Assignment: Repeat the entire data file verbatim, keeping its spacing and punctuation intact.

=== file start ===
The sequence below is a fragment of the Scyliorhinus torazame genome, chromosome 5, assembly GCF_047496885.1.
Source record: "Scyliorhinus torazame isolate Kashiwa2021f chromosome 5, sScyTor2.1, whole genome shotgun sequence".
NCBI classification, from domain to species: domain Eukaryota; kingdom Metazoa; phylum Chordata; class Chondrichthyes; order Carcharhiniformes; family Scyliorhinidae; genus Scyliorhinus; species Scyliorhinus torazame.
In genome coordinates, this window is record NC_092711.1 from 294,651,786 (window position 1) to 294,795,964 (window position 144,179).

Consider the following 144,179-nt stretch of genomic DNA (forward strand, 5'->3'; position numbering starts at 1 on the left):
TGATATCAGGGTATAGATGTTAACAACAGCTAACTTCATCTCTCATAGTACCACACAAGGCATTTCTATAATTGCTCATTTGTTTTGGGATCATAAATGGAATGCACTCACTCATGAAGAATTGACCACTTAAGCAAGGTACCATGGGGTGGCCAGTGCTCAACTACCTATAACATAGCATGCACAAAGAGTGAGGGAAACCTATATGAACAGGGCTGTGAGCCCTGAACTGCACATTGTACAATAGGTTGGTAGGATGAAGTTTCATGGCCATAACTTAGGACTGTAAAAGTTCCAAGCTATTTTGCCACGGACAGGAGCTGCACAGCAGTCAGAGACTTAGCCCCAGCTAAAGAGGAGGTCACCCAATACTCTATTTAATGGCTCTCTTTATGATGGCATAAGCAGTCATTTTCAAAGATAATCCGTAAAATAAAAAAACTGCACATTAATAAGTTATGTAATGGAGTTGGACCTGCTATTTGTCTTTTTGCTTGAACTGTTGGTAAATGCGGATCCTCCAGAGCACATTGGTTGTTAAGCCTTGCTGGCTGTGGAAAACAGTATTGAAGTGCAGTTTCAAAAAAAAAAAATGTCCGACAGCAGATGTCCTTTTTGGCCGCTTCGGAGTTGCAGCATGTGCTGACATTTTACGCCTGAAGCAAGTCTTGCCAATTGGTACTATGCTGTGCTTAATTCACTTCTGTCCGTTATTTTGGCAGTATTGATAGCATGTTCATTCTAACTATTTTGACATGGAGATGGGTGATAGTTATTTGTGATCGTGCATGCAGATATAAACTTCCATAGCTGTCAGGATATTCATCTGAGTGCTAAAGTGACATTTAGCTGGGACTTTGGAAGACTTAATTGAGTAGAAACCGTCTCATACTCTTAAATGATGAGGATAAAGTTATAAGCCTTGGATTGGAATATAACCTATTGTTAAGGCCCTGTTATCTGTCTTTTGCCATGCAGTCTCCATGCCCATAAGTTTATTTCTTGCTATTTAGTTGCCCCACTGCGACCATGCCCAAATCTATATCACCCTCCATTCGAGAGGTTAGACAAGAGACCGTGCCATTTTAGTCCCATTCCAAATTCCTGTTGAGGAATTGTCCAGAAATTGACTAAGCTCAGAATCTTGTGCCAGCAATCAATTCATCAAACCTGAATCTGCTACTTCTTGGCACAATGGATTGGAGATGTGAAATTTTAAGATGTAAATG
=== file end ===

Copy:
The sequence below is a fragment of the Scyliorhinus torazame genome, chromosome 5, assembly GCF_047496885.1.
Source record: "Scyliorhinus torazame isolate Kashiwa2021f chromosome 5, sScyTor2.1, whole genome shotgun sequence".
NCBI classification, from domain to species: domain Eukaryota; kingdom Metazoa; phylum Chordata; class Chondrichthyes; order Carcharhiniformes; family Scyliorhinidae; genus Scyliorhinus; species Scyliorhinus torazame.
In genome coordinates, this window is record NC_092711.1 from 294,651,786 (window position 1) to 294,795,964 (window position 144,179).

Consider the following 144,179-nt stretch of genomic DNA (forward strand, 5'->3'; position numbering starts at 1 on the left):
TGATATCAGGGTATAGATGTTAACAACAGCTAACTTCATCTCTCATAGTACCACACAAGGCATTTCTATAATTGCTCATTTGTTTTGGGATCATAAATGGAATGCACTCACTCATGAAGAATTGACCACTTAAGCAAGGTACCATGGGGTGGCCAGTGCTCAACTACCTATAACATAGCATGCACAAAGAGTGAGGGAAACCTATATGAACAGGGCTGTGAGCCCTGAACTGCACATTGTACAATAGGTTGGTAGGATGAAGTTTCATGGCCATAACTTAGGACTGTAAAAGTTCCAAGCTATTTTGCCACGGACAGGAGCTGCACAGCAGTCAGAGACTTAGCCCCAGCTAAAGAGGAGGTCACCCAATACTCTATTTAATGGCTCTCTTTATGATGGCATAAGCAGTCATTTTCAAAGATAATCCGTAAAATAAAAAAACTGCACATTAATAAGTTATGTAATGGAGTTGGACCTGCTATTTGTCTTTTTGCTTGAACTGTTGGTAAATGCGGATCCTCCAGAGCACATTGGTTGTTAAGCCTTGCTGGCTGTGGAAAACAGTATTGAAGTGCAGTTTCAAAAAAAAAAAATGTCCGACAGCAGATGTCCTTTTTGGCCGCTTCGGAGTTGCAGCATGTGCTGACATTTTACGCCTGAAGCAAGTCTTGCCAATTGGTACTATGCTGTGCTTAATTCACTTCTGTCCGTTATTTTGGCAGTATTGATAGCATGTTCATTCTAACTATTTTGACATGGAGATGGGTGATAGTTATTTGTGATCGTGCATGCAGATATAAACTTCCATAGCTGTCAGGATATTCATCTGAGTGCTAAAGTGACATTTAGCTGGGACTTTGGAAGACTTAATTGAGTAGAAACCGTCTCATACTCTTAAATGATGAGGATAAAGTTATAAGCCTTGGATTGGAATATAACCTATTGTTAAGGCCCTGTTATCTGTCTTTTGCCATGCAGTCTCCATGCCCATAAGTTTATTTCTTGCTATTTAGTTGCCCCACTGCGACCATGCCCAAATCTATATCACCCTCCATTCGAGAGGTTAGACAAGAGACCGTGCCATTTTAGTCCCATTCCAAATTCCTGTTGAGGAATTGTCCAGAAATTGACTAAGCTCAGAATCTTGTGCCAGCAATCAATTCATCAAACCTGAATCTGCTACTTCTTGGCACAATGGATTGGAGATGTGAAATTTTAAGATGTAAATG